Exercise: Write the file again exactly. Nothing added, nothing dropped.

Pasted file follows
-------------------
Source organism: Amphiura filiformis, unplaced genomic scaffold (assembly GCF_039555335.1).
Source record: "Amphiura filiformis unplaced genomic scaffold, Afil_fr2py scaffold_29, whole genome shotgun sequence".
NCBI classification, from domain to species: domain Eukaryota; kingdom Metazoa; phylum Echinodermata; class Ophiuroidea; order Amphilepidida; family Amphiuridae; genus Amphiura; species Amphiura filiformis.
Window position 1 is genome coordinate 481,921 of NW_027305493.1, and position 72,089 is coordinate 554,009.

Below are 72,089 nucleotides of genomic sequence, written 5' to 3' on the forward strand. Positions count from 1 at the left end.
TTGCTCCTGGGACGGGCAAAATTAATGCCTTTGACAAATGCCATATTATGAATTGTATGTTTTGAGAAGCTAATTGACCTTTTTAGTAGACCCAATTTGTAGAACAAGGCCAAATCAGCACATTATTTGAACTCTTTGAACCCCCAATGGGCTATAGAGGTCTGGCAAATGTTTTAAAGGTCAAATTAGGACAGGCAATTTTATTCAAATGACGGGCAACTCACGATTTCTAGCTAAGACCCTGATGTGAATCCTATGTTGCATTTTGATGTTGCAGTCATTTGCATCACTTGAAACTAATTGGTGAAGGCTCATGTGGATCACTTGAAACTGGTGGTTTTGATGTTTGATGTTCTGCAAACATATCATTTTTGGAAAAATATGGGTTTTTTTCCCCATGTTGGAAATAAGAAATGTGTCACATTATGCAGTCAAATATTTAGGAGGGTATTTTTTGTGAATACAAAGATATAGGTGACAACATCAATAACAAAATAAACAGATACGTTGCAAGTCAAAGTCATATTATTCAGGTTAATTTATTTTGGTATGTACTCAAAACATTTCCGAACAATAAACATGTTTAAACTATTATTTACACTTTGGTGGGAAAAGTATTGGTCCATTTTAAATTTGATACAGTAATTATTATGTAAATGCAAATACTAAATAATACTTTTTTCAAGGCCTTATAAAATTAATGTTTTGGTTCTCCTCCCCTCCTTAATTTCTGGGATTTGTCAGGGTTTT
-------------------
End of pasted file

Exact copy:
Source organism: Amphiura filiformis, unplaced genomic scaffold (assembly GCF_039555335.1).
Source record: "Amphiura filiformis unplaced genomic scaffold, Afil_fr2py scaffold_29, whole genome shotgun sequence".
NCBI classification, from domain to species: domain Eukaryota; kingdom Metazoa; phylum Echinodermata; class Ophiuroidea; order Amphilepidida; family Amphiuridae; genus Amphiura; species Amphiura filiformis.
Window position 1 is genome coordinate 481,921 of NW_027305493.1, and position 72,089 is coordinate 554,009.

Below are 72,089 nucleotides of genomic sequence, written 5' to 3' on the forward strand. Positions count from 1 at the left end.
TTGCTCCTGGGACGGGCAAAATTAATGCCTTTGACAAATGCCATATTATGAATTGTATGTTTTGAGAAGCTAATTGACCTTTTTAGTAGACCCAATTTGTAGAACAAGGCCAAATCAGCACATTATTTGAACTCTTTGAACCCCCAATGGGCTATAGAGGTCTGGCAAATGTTTTAAAGGTCAAATTAGGACAGGCAATTTTATTCAAATGACGGGCAACTCACGATTTCTAGCTAAGACCCTGATGTGAATCCTATGTTGCATTTTGATGTTGCAGTCATTTGCATCACTTGAAACTAATTGGTGAAGGCTCATGTGGATCACTTGAAACTGGTGGTTTTGATGTTTGATGTTCTGCAAACATATCATTTTTGGAAAAATATGGGTTTTTTTCCCCATGTTGGAAATAAGAAATGTGTCACATTATGCAGTCAAATATTTAGGAGGGTATTTTTTGTGAATACAAAGATATAGGTGACAACATCAATAACAAAATAAACAGATACGTTGCAAGTCAAAGTCATATTATTCAGGTTAATTTATTTTGGTATGTACTCAAAACATTTCCGAACAATAAACATGTTTAAACTATTATTTACACTTTGGTGGGAAAAGTATTGGTCCATTTTAAATTTGATACAGTAATTATTATGTAAATGCAAATACTAAATAATACTTTTTTCAAGGCCTTATAAAATTAATGTTTTGGTTCTCCTCCCCTCCTTAATTTCTGGGATTTGTCAGGGTTTT